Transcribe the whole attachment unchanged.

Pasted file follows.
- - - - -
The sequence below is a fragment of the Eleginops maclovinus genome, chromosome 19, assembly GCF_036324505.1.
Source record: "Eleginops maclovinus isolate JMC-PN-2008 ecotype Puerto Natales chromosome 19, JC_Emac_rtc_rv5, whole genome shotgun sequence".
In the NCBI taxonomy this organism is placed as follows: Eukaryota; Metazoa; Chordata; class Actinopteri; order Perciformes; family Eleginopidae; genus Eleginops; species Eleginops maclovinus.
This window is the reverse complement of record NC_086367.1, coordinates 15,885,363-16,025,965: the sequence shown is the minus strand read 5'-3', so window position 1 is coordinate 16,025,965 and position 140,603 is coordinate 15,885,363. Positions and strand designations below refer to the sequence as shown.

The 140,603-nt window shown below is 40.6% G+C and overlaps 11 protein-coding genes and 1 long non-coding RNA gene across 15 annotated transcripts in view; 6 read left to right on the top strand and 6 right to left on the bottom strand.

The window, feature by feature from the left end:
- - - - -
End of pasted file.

The sequence below is a fragment of the Eleginops maclovinus genome, chromosome 19, assembly GCF_036324505.1.
Source record: "Eleginops maclovinus isolate JMC-PN-2008 ecotype Puerto Natales chromosome 19, JC_Emac_rtc_rv5, whole genome shotgun sequence".
In the NCBI taxonomy this organism is placed as follows: Eukaryota; Metazoa; Chordata; class Actinopteri; order Perciformes; family Eleginopidae; genus Eleginops; species Eleginops maclovinus.
This window is the reverse complement of record NC_086367.1, coordinates 15,885,363-16,025,965: the sequence shown is the minus strand read 5'-3', so window position 1 is coordinate 16,025,965 and position 140,603 is coordinate 15,885,363. Positions and strand designations below refer to the sequence as shown.

The 140,603-nt window shown below is 40.6% G+C and overlaps 11 protein-coding genes and 1 long non-coding RNA gene across 15 annotated transcripts in view; 6 read left to right on the top strand and 6 right to left on the bottom strand.

The window, feature by feature from the left end: